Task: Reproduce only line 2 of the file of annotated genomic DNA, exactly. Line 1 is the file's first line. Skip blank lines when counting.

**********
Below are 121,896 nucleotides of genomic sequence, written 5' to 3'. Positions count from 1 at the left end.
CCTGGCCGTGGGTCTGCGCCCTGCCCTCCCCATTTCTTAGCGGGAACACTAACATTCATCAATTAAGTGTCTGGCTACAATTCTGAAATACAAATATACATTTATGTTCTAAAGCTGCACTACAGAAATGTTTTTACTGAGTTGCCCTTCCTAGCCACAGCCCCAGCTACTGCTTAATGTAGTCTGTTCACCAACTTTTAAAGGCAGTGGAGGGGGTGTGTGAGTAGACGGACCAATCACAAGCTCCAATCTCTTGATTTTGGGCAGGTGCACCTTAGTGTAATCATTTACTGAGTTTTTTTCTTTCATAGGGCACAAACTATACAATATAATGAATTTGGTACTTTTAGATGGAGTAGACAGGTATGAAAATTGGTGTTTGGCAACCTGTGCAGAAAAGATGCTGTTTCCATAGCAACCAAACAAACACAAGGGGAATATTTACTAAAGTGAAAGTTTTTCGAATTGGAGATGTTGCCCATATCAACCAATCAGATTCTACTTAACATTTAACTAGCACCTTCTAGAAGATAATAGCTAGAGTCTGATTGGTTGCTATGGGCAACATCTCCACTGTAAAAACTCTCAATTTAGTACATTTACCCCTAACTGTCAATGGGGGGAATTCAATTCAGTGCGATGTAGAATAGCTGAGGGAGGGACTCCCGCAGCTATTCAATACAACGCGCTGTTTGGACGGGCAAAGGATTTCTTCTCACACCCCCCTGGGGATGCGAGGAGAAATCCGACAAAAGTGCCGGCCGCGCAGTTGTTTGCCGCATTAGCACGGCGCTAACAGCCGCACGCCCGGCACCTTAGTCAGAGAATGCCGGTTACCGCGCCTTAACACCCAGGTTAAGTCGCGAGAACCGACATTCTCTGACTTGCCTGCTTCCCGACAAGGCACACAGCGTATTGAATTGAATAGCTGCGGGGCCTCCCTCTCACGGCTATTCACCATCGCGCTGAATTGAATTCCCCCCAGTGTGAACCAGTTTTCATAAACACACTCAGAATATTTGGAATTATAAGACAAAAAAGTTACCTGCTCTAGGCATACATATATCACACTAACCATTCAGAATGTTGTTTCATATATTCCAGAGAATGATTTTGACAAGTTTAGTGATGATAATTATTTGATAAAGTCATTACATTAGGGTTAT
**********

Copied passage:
CCTGGCCGTGGGTCTGCGCCCTGCCCTCCCCATTTCTTAGCGGGAACACTAACATTCATCAATTAAGTGTCTGGCTACAATTCTGAAATACAAATATACATTTATGTTCTAAAGCTGCACTACAGAAATGTTTTTACTGAGTTGCCCTTCCTAGCCACAGCCCCAGCTACTGCTTAATGTAGTCTGTTCACCAACTTTTAAAGGCAGTGGAGGGGGTGTGTGAGTAGACGGACCAATCACAAGCTCCAATCTCTTGATTTTGGGCAGGTGCACCTTAGTGTAATCATTTACTGAGTTTTTTTCTTTCATAGGGCACAAACTATACAATATAATGAATTTGGTACTTTTAGATGGAGTAGACAGGTATGAAAATTGGTGTTTGGCAACCTGTGCAGAAAAGATGCTGTTTCCATAGCAACCAAACAAACACAAGGGGAATATTTACTAAAGTGAAAGTTTTTCGAATTGGAGATGTTGCCCATATCAACCAATCAGATTCTACTTAACATTTAACTAGCACCTTCTAGAAGATAATAGCTAGAGTCTGATTGGTTGCTATGGGCAACATCTCCACTGTAAAAACTCTCAATTTAGTACATTTACCCCTAACTGTCAATGGGGGGAATTCAATTCAGTGCGATGTAGAATAGCTGAGGGAGGGACTCCCGCAGCTATTCAATACAACGCGCTGTTTGGACGGGCAAAGGATTTCTTCTCACACCCCCCTGGGGATGCGAGGAGAAATCCGACAAAAGTGCCGGCCGCGCAGTTGTTTGCCGCATTAGCACGGCGCTAACAGCCGCACGCCCGGCACCTTAGTCAGAGAATGCCGGTTACCGCGCCTTAACACCCAGGTTAAGTCGCGAGAACCGACATTCTCTGACTTGCCTGCTTCCCGACAAGGCACACAGCGTATTGAATTGAATAGCTGCGGGGCCTCCCTCTCACGGCTATTCACCATCGCGCTGAATTGAATTCCCCCCAGTGTGAACCAGTTTTCATAAACACACTCAGAATATTTGGAATTATAAGACAAAAAAGTTACCTGCTCTAGGCATACATATATCACACTAACCATTCAGAATGTTGTTTCATATATTCCAGAGAATGATTTTGACAAGTTTAGTGATGATAATTATTTGATAAAGTCATTACATTAGGGTTAT